Always, always, always follow submission guidelines specific to individual publishing companies! You should have this information already, having thoroughly researched the publishing companies on your list. However, if for some reason you don't have this information, get it now. It may feel like the different publishing companies are making you jump through hoops by requiring different formatting, but this is one easy way for them to weed out manuscripts. People who don't take the time to read the publisher's rules are clearly not serious about finding a home for their book.
While some publishing companies accept unsolicited manuscripts, many of the large ones accept agented submissions only
It is unlikely that “we accept unsolicited manuscripts” will be the extent of a publishing company's submission guidelines. Often you will find other requirements concerning issues such as multiple submissions (discussed later in this chapter), sample material versus full manuscript, query letters, mailing address, envelopes, formatting and layout, illustrations, and confirmation postcards. Of course, the requirements vary from publisher to publisher, so some may cover more issues than those we've mentioned, while others may not cover any.
There are several things submission guidelines will tell you to do. For example, let's say you have found a publishing company's submission guidelines posted on its website. This company does accept unsolicited manuscripts, but it has separate guidelines for different categories of books. You read through the categories and determine that your picture book fits in with the company's needs. You skip to the page or paragraph that gives you the guidelines for this category.
The guidelines specify that you should send in a completed picture book text, along with a cover letter; a query letter is not needed. You are told to submit it on 8½″ × 11″ plain white paper, unbound. The manuscript should be typed and double-spaced. Include your name, address, and telephone number on both the cover letter and the manuscript itself.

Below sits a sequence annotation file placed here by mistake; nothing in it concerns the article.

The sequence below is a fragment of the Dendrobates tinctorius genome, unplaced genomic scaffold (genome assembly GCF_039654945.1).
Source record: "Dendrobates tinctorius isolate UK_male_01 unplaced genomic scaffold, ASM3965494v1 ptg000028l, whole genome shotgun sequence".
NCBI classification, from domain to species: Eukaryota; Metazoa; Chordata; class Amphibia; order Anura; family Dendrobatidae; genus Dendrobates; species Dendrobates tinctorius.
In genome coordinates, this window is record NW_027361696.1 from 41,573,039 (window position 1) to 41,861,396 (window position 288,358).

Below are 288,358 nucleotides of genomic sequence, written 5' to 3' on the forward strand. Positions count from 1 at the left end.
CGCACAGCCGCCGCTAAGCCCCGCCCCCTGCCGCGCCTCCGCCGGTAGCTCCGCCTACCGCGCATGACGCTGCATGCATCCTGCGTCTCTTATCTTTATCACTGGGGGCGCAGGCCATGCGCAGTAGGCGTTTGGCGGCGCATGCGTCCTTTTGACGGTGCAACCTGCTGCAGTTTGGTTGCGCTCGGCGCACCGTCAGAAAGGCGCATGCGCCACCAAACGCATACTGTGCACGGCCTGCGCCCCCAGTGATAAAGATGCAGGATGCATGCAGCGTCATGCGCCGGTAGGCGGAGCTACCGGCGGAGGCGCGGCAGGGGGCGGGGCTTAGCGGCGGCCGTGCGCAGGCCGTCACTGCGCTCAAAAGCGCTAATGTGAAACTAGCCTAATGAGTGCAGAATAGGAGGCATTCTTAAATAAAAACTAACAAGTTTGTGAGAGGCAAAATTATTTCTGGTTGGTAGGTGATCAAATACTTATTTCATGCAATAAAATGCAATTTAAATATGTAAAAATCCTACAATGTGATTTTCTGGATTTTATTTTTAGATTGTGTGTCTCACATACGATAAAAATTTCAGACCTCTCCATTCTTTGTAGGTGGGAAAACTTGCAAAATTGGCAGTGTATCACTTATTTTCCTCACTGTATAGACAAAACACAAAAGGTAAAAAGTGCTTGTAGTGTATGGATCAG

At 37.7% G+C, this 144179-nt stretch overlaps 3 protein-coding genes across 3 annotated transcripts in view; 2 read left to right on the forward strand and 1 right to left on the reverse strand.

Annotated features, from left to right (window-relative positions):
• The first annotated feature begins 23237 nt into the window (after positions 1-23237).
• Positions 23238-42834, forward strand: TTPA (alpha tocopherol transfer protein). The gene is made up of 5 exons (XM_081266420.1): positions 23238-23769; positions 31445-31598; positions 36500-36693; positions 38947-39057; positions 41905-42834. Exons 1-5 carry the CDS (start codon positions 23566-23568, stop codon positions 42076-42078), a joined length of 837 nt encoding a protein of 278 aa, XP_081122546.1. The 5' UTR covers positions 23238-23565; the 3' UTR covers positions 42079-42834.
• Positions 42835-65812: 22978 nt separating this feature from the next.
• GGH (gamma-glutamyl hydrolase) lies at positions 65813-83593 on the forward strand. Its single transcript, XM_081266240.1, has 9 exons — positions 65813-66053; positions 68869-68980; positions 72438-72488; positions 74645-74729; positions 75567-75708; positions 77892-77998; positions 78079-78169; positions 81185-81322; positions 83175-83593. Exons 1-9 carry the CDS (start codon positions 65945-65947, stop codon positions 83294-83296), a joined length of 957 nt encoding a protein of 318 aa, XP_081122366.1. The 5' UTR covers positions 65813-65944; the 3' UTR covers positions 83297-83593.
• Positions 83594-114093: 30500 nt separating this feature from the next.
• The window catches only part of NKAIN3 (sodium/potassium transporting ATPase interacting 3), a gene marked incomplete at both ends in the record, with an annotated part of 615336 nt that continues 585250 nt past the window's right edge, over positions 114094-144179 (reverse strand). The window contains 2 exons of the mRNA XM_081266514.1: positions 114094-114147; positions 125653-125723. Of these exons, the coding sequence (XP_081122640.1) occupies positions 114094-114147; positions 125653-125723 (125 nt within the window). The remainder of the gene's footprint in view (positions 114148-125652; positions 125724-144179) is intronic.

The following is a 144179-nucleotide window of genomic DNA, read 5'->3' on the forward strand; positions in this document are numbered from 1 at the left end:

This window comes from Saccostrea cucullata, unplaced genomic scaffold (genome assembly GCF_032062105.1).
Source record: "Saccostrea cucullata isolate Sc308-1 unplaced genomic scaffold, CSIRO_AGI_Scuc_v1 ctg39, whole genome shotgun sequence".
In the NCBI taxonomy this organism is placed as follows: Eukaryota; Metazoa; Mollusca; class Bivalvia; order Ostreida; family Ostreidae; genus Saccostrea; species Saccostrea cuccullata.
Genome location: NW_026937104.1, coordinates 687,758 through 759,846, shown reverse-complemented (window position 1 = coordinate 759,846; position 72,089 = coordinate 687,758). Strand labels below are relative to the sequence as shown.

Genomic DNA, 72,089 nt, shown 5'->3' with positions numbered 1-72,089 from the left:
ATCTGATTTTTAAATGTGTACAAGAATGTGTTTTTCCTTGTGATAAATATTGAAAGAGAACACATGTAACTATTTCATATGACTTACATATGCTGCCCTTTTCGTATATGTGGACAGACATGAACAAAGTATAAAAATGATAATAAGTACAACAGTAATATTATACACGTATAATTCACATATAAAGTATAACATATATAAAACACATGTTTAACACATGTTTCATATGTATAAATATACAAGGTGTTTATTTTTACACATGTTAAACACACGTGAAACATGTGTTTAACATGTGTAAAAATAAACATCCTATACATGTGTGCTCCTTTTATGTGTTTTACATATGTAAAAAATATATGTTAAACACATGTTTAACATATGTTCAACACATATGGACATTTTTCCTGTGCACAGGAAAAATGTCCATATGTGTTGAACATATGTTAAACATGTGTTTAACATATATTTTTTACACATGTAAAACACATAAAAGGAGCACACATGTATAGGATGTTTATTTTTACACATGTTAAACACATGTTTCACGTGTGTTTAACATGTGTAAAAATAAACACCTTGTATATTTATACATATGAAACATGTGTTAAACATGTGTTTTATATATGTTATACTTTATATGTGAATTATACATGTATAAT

While you can probably gather submission guidelines from already compiled lists of publishers such as the Children's Book Council's list of members, you should also visit each individual publisher's website for updated guidelines.
The guidelines may also tell you to include a self-addressed, stamped envelope (SASE) with your submission. You can either include the postage required to mail the entire manuscript (otherwise it will be thrown out), or you can include a single first class stamp on a return envelope. In the latter case, you may want to state clearly in your cover letter that your SASE is for “reply only, please recycle the manuscript.” These days, with electronic files and e-mail, requesting a reply only is perfectly normal. Of course, if you prefer to retain the full manuscript, you may.
Many publishing companies have guidelines similar to these. As you can see, it isn't so difficult to follow the guideline do's.
Sometimes publishers also include guideline don'ts, and these should be followed just as stringently as the do's. For example, you may learn that this publishing company does want to see completed picture book text, but does not want you to send in illustrations to accompany it. (Illustrations will likely have their own set of submission guidelines outlined elsewhere on its website.)
You may also learn that this publisher does not want you to send the manuscript via e-mail or fax. Further, they do not want bound books or manuscripts laid out in book form. You may also be instructed not to include a confirmation postcard, as these are often lost in the shuffle.
While these are just an example of guideline don'ts, they should give you a good idea of what to expect from a publishing company's guidelines. Remember to follow the guidelines to a T. Any negligence on your part could result in your manuscript being returned with a rejection letter.